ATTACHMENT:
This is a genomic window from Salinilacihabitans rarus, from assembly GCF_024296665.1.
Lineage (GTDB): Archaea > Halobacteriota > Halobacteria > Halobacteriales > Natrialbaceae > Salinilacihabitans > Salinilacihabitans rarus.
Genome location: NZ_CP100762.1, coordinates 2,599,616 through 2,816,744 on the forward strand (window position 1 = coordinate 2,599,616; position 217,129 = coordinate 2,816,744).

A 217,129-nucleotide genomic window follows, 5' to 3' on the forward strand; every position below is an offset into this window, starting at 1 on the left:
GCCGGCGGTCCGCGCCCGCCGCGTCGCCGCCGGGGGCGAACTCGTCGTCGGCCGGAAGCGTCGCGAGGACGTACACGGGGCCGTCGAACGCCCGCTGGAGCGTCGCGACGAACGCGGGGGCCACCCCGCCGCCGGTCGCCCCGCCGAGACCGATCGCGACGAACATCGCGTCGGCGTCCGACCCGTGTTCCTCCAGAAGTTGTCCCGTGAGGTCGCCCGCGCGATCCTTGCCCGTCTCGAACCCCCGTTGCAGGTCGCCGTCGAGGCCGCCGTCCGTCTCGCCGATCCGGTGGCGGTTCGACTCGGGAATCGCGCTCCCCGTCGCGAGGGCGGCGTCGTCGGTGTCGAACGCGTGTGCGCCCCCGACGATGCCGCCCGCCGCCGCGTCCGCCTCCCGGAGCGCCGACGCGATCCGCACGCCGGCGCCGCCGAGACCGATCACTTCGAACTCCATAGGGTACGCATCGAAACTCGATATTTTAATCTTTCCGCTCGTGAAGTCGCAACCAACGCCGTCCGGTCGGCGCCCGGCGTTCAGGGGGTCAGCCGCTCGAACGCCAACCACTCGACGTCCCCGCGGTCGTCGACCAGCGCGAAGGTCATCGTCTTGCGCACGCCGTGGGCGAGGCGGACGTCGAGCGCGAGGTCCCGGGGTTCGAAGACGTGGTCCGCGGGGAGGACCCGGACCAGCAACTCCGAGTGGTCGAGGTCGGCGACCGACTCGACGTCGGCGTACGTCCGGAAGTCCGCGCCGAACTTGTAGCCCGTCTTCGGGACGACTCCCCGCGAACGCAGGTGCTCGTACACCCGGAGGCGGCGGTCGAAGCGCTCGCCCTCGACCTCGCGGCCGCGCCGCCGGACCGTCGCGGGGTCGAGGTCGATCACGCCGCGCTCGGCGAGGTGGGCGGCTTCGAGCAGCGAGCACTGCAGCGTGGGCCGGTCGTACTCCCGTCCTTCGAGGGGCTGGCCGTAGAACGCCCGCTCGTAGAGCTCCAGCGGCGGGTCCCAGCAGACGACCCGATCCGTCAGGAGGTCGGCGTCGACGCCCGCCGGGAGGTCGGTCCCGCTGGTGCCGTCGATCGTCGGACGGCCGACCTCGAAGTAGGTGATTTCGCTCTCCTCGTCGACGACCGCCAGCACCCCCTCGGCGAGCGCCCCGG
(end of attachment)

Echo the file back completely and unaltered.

This is a genomic window from Salinilacihabitans rarus, from assembly GCF_024296665.1.
Lineage (GTDB): Archaea > Halobacteriota > Halobacteria > Halobacteriales > Natrialbaceae > Salinilacihabitans > Salinilacihabitans rarus.
Genome location: NZ_CP100762.1, coordinates 2,599,616 through 2,816,744 on the forward strand (window position 1 = coordinate 2,599,616; position 217,129 = coordinate 2,816,744).

A 217,129-nucleotide genomic window follows, 5' to 3' on the forward strand; every position below is an offset into this window, starting at 1 on the left:
GCCGGCGGTCCGCGCCCGCCGCGTCGCCGCCGGGGGCGAACTCGTCGTCGGCCGGAAGCGTCGCGAGGACGTACACGGGGCCGTCGAACGCCCGCTGGAGCGTCGCGACGAACGCGGGGGCCACCCCGCCGCCGGTCGCCCCGCCGAGACCGATCGCGACGAACATCGCGTCGGCGTCCGACCCGTGTTCCTCCAGAAGTTGTCCCGTGAGGTCGCCCGCGCGATCCTTGCCCGTCTCGAACCCCCGTTGCAGGTCGCCGTCGAGGCCGCCGTCCGTCTCGCCGATCCGGTGGCGGTTCGACTCGGGAATCGCGCTCCCCGTCGCGAGGGCGGCGTCGTCGGTGTCGAACGCGTGTGCGCCCCCGACGATGCCGCCCGCCGCCGCGTCCGCCTCCCGGAGCGCCGACGCGATCCGCACGCCGGCGCCGCCGAGACCGATCACTTCGAACTCCATAGGGTACGCATCGAAACTCGATATTTTAATCTTTCCGCTCGTGAAGTCGCAACCAACGCCGTCCGGTCGGCGCCCGGCGTTCAGGGGGTCAGCCGCTCGAACGCCAACCACTCGACGTCCCCGCGGTCGTCGACCAGCGCGAAGGTCATCGTCTTGCGCACGCCGTGGGCGAGGCGGACGTCGAGCGCGAGGTCCCGGGGTTCGAAGACGTGGTCCGCGGGGAGGACCCGGACCAGCAACTCCGAGTGGTCGAGGTCGGCGACCGACTCGACGTCGGCGTACGTCCGGAAGTCCGCGCCGAACTTGTAGCCCGTCTTCGGGACGACTCCCCGCGAACGCAGGTGCTCGTACACCCGGAGGCGGCGGTCGAAGCGCTCGCCCTCGACCTCGCGGCCGCGCCGCCGGACCGTCGCGGGGTCGAGGTCGATCACGCCGCGCTCGGCGAGGTGGGCGGCTTCGAGCAGCGAGCACTGCAGCGTGGGCCGGTCGTACTCCCGTCCTTCGAGGGGCTGGCCGTAGAACGCCCGCTCGTAGAGCTCCAGCGGCGGGTCCCAGCAGACGACCCGATCCGTCAGGAGGTCGGCGTCGACGCCCGCCGGGAGGTCGGTCCCGCTGGTGCCGTCGATCGTCGGACGGCCGACCTCGAAGTAGGTGATTTCGCTCTCCTCGTCGACGACCGCCAGCACCCCCTCGGCGAGCGCCCCGG